Aratana receives conditional approval for canine osteosarcoma vaccine

Aratana receives conditional approval for canine osteosarcoma vaccine

Immunotherapy product may delay or prevent metastatic disease and prolong overall survival in veterinary patients.
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Jan 16, 2018
By dvm360.com staff

Aratana Therapeutics has been granted conditional approval for its canine osteosarcoma vaccine, live Listeria vector (AT-014) by the USDA's Center for Veterinary Biologics, according to a release from the company. It has been approved for treatment of dogs diagnosed with osteosarcoma that are 1 year of age or older.

"Osteosarcoma is the most common primary bone tumor in dogs and, since there haven't been advances to raise the standard of care in nearly 20 years, dogs often face a poor prognosis," says Ernst Heinen, DVM, PhD, chief development officer for Aratana, in the release. "We are hopeful that our canine osteosarcoma vaccine will be a new tool for veterinary oncologists to prolong survival in dogs with osteosarcoma."

The canine osteosarcoma vaccine is a novel immunotherapeutic developed using a Listeria-based antigen delivery system licensed from Advaxis. It’s a lyophilized formulation of a modified live, attenuated strain of Listeria that activates cytotoxic T-cells. Because the therapeutic expresses a tumor-associated antigen, it directs the T-cells to fight cancer cells, even after the bacteria is cleared, which means the therapeutic builds on the dog's immune system and its ability to attack bacterial infections, redirecting it to fight the cancer cells, the release states.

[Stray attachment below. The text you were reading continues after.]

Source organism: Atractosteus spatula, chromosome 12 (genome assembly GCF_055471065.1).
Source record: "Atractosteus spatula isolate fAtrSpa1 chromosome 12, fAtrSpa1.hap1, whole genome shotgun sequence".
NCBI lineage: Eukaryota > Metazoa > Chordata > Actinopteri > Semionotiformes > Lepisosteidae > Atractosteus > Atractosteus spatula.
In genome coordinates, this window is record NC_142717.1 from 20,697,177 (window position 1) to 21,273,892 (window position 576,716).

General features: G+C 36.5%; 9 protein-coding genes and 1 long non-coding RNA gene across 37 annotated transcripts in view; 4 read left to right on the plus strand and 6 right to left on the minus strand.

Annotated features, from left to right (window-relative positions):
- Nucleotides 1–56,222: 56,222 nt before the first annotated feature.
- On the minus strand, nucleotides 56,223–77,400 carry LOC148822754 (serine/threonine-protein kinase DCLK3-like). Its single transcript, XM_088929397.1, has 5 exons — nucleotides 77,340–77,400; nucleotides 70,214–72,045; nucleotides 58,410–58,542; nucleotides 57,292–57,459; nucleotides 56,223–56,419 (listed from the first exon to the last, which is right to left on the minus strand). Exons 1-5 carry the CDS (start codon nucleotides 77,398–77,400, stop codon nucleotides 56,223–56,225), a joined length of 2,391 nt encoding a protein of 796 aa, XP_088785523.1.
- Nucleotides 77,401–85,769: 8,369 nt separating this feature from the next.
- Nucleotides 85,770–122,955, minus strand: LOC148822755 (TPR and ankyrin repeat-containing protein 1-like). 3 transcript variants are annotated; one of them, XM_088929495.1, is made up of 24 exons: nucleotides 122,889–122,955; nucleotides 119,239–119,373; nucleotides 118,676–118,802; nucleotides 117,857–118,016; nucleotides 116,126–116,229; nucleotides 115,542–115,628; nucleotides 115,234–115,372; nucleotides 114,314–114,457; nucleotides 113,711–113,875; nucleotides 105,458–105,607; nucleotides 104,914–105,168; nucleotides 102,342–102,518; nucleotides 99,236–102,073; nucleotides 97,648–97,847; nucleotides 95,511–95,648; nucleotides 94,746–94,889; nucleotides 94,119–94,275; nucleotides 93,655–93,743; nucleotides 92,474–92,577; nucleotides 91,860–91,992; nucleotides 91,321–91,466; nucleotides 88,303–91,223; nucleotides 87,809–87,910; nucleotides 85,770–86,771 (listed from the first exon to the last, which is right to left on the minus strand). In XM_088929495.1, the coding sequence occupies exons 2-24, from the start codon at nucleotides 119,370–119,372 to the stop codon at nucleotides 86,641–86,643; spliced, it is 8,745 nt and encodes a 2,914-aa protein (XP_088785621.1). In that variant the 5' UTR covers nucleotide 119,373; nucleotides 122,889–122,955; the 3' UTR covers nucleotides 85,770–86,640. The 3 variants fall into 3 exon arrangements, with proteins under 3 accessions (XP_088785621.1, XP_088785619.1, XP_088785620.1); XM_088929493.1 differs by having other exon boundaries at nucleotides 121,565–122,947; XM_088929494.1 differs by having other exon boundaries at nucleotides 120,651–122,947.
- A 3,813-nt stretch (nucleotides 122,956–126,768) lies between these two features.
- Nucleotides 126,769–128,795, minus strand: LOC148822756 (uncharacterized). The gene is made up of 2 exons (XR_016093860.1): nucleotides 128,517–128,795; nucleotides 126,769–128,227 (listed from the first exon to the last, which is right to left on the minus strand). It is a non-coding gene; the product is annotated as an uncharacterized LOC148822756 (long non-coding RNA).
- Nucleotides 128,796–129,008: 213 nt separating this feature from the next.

In a clinical study of 18 client-owned dogs with osteosarcoma, the data suggest that the vaccine may delay or prevent metastatic disease and may prolong overall survival in these patients. The single-arm study evaluated dogs that had primary tumor removal and four doses of carboplatin chemotherapy, followed by the therapeutic vaccine every three weeks for three doses, according the release. The median survival time was 956 days compared with 423 days for a historical control group (p<0.05).

The most common adverse events included lethargy, diarrhea and fever, according to a separate field safety study that was submitted to the USDA for the conditional licensing process.

To progress from conditional licensure to full licensure as required by the USDA, Aratana plans to conduct an extended field study in a clinical setting, anticipating an early 2018 start to that study, the release notes. Initially, the therapeutic will be available for purchase at about two dozen veterinary oncology practice groups across the United States that participate in the study.